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Potential Pitfalls in Mutual Consent Divorce

Since 2015, Maryland has had a “no fault” divorce law called mutual consent divorce. The process is simpler and streamlined. It removes many of the complexities and costs of a contested divorce, and it doesn’t require the married couple to live apart for a year or meet other challenging standards for granting a divorce in Maryland. However, like any other legal proceeding, there are potential complications and risks associated with mutual consent divorce. In addition to consulting with an attorney, here are some specific items to consider.

1. A Mutual Consent Divorce Has to be “Mutual”

While the streamlined process of a mutual consent divorce may seem preferable, if one of the spouses does not want to cooperate, they can prevent it from happening. Under the law, the initial filing must specify the grounds for divorce, so if one spouse files on a basis other than mutual consent, then that party has to agree to amend the papers to be able to proceed as a mutual consent divorce. Furthermore, a mutual consent divorce requires a settlement agreement signed by both parties. Finally, mutual consent requires that neither party object to the agreement prior to the final hearing.

2. The Mutual Consent Settlement Agreement Has to Meet Certain Standards

In order to be accepted by the court, a mutual consent divorce settlement agreement has to resolve all issues relating to:

  1. alimony;
  2. the distribution of property, and
  3. the care, custody, access, and support of minor or dependent children.

The settlement agreement submitted to the court can resolve alimony however the parties wish, but both questions of property and children are subject to standards set by Maryland law. In particular, the parties are required to complete a detailed financial worksheet to comply with Maryland child support guidelines and attach that worksheet to the settlement agreement filed with the court. The Family Court judge will review the settlement agreement and make an independent determination that it meets the best interests of any minor or dependent children.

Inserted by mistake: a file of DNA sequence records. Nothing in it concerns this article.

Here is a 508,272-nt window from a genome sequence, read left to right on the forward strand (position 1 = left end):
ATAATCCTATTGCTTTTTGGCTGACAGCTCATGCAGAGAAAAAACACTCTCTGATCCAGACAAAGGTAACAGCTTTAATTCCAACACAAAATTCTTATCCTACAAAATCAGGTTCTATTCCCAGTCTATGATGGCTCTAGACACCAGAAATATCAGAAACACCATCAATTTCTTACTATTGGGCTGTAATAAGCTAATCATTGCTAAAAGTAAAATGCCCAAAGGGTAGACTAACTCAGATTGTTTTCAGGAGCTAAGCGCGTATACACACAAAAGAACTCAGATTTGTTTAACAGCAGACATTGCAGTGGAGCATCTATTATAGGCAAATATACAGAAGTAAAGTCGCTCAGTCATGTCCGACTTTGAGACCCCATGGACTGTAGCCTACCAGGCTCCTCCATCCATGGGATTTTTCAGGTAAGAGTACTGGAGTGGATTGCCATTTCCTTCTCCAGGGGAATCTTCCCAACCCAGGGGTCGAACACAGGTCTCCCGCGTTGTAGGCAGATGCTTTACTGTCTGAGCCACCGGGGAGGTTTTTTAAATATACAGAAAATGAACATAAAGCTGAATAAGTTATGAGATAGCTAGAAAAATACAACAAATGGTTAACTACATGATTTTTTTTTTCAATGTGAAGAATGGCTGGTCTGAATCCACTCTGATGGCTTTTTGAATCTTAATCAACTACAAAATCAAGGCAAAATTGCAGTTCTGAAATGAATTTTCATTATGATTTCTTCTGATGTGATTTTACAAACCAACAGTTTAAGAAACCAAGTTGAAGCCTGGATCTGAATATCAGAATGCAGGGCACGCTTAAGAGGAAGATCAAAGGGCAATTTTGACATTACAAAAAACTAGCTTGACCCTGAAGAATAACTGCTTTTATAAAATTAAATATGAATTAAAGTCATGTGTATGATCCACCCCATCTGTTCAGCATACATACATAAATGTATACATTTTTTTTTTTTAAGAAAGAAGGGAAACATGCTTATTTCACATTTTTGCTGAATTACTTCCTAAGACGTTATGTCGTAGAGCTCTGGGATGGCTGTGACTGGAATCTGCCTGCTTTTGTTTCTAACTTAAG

In addition to the legal standards, there are specific rules regarding the form of the divorce documents filed with the court, the timing of certain notice periods, and the requirements to be met before the court will set a final hearing. Failure to follow these rules can slow down or prevent the divorce from happening.

3. A Settlement Agreement May Not be Enough

A mutual consent divorce settlement agreement will be accepted by the court if it meets the criteria discussed above. However, these terms may leave many issues unresolved. Questions about business ownership, taxes, insurance, and complicated questions about child support like special needs and higher education are not required to be addressed, but they can be a source of major conflict if they are not resolved in the settlement agreement. It is worth consulting with an experienced family law attorney to work through your particular facts and circumstances to make sure that critical matters are resolved at the time of the divorce.

The mutual consent divorce law significantly eases the divorce process for married couples in Maryland. However, it still isn’t “easy”. Cooperation, compliance with the law, and tackling all the issues between a couple are each necessary. If you are considering a divorce in Maryland, and you want to know more about mutual consent and other options, contact Barkley & Kennedy for a no-charge 30-minute consultation.

DISCLAIMER. The material contained on this Website is not offered, nor should it be construed, as legal advice. The material on our Website has been prepared and published for informational purposes only. You should not act or rely upon information contained in these materials without specifically seeking professional legal advice.